Little consideration is given to the fact that the army has become a dues ex machina which was created by the national irresponsibility that brought about the disastrous civil war, and that whoever attempts to demobilize it faces a great risk, not least of all, the men in Dodan Barracks. “Disabled Soldiers on the Rampage”, ran a Daily Times headline in late April; a columnist in its sister paper, The Sunday Times, described the scene:
“’Run for your dear life,’ was all I could wait to hear as panic-stricken, defenseless citizens bathed in hot confusion at Oshodi on the outskirts of our capital last weekend. I saw some frenzied uniformed men chasing wildly like chained hyenas just let loose. I was to learn later that they were soldiers. And barely a month before, on Sunday, March 31, traffic along the Agege motor road, also in Lagos, was paralyzed following an attack on vehicles along the road by some members of the army. On that occasion, like last week, about 12 vehicles were either seriously damaged or completely burnt and several innocent civilians were injured. The cause of that stampede, again like last week’s was that a solder had been involved in a fatal accident…”
Comments like these, over pitched though thy might seem, are evidence of the courage of some Nigerian journalists in a country dominated by the military. The army’s excesses are sometimes punished, as are some of the corrupt deals that come to light. On May, 4, for instance, it was reported that the General Officer Commanding the Third Infantry Brigade, Brigadier Yakubu Danjuma, had announced that 21 army officers had been tried and sentenced to various terms of imprisonment up to two years, for fraud and financial mismanagement. And he confirmed that 10 officers had been detained in the north-eastern state in connection with financial mismanagement.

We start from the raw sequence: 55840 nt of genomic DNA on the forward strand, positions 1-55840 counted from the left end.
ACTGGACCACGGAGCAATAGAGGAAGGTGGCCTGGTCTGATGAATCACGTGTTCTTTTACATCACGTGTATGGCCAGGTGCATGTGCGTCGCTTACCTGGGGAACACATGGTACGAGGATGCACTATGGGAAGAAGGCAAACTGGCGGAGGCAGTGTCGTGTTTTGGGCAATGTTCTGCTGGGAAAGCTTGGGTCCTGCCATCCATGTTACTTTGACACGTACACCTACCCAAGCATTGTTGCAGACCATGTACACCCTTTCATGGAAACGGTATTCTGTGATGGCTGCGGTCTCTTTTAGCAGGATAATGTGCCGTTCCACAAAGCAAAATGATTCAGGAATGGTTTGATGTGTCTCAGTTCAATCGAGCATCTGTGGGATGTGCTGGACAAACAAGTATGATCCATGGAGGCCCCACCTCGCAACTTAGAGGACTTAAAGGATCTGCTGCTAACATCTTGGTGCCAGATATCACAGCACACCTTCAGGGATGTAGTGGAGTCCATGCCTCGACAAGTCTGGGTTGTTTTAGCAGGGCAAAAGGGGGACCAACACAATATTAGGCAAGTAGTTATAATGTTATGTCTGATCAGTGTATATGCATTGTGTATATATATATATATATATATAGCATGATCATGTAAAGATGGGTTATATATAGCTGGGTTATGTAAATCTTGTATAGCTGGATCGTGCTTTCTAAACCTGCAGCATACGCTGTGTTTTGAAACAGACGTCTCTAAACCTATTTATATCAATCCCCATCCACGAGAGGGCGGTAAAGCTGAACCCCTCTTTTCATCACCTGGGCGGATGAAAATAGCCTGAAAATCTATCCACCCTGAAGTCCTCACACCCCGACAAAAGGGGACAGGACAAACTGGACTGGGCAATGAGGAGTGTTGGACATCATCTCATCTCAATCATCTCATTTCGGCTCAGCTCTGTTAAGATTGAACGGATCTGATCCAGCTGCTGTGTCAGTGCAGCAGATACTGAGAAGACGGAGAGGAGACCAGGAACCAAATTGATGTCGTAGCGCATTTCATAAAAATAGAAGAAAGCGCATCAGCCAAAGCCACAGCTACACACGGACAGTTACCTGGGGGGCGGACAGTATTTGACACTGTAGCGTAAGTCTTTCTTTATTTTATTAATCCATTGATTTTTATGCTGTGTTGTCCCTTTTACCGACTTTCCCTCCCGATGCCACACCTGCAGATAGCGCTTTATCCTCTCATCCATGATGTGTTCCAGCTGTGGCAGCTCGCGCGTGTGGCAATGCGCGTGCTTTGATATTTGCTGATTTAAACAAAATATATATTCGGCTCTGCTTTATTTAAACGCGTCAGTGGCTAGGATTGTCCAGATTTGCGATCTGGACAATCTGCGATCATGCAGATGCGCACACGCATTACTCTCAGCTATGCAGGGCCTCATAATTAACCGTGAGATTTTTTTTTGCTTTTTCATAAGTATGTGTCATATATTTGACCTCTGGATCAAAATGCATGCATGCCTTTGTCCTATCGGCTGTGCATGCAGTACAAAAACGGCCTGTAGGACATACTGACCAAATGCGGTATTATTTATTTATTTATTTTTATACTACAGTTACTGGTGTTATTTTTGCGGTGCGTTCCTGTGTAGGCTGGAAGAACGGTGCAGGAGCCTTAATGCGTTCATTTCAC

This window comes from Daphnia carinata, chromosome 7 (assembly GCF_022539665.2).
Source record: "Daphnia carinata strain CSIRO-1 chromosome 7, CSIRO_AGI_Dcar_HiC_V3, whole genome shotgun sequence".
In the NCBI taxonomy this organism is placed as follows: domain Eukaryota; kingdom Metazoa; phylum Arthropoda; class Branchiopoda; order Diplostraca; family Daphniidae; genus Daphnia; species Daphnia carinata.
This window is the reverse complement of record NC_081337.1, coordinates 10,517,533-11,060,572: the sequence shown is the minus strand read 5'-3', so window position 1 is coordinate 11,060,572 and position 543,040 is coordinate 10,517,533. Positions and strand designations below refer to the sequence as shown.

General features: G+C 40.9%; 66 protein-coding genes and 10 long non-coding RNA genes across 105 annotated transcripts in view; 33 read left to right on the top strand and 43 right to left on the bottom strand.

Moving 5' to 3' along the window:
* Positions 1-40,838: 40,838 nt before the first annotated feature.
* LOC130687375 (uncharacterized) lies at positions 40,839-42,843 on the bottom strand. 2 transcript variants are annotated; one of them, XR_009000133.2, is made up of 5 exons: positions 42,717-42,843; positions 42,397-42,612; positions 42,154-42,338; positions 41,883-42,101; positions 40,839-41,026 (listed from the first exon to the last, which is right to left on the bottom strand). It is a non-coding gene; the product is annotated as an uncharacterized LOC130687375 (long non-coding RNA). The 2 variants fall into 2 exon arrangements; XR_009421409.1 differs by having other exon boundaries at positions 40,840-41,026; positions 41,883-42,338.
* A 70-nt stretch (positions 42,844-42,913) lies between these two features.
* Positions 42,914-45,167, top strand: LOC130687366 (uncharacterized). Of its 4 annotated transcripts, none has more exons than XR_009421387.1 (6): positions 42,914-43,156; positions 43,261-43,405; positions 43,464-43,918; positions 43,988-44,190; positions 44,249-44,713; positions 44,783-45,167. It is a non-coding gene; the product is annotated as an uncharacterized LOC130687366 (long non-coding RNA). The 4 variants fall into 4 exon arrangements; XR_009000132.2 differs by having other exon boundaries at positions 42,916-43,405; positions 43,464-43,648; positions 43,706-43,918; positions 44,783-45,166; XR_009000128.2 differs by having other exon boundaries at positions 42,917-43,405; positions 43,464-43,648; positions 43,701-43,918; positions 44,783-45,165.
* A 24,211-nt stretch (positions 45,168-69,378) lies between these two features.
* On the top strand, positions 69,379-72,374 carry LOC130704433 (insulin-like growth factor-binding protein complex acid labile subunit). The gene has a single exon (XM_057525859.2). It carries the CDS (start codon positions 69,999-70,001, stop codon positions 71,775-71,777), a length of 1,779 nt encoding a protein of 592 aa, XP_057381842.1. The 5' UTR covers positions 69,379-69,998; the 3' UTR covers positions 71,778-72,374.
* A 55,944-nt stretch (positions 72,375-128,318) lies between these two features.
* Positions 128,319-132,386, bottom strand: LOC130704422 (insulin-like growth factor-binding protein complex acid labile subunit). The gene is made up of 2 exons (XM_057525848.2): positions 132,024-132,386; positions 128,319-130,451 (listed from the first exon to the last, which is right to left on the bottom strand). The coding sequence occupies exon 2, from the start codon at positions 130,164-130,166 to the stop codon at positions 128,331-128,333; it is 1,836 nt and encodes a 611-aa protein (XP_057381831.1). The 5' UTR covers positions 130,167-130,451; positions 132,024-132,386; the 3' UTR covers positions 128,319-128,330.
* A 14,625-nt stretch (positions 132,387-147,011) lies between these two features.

But it is the green-coloured Mercedes-Benz cars with ‘NA’ (for Nigerian Army) number plates that attract most notice, as they bear the military top brass to and fro. And cynicism about the army’s role in the country’s moral state is enhanced by the treatment meted to the journalists, who alone can help to impart a social conscience to the more thick-headed members of the armed forces. The police are constantly pulling in editors and reporters for questioning a performance which usually manages to spread over several days, whenever they carry a ‘false’ report, or, in particular, a report which indicates that the journalists are privy to inside information and therefore have sources within the citadels of power.
The most notorious piece of brutality was inflicted on Minere Amakiri, chief correspondent of the Nigerian Observer, a government owned paper in the Rivers State capital of Port Harcourt. Mr. Amakiri had the unfortunate duty to reporting, on the birthday of the Governor of the State, Commander Alfred Diete-Spiff, that a teachers’ strike had occurred in his State. He was given 24 strokes of the cane on his back and his head was shaved. He later sued his assailants and was awarded £7500 damages.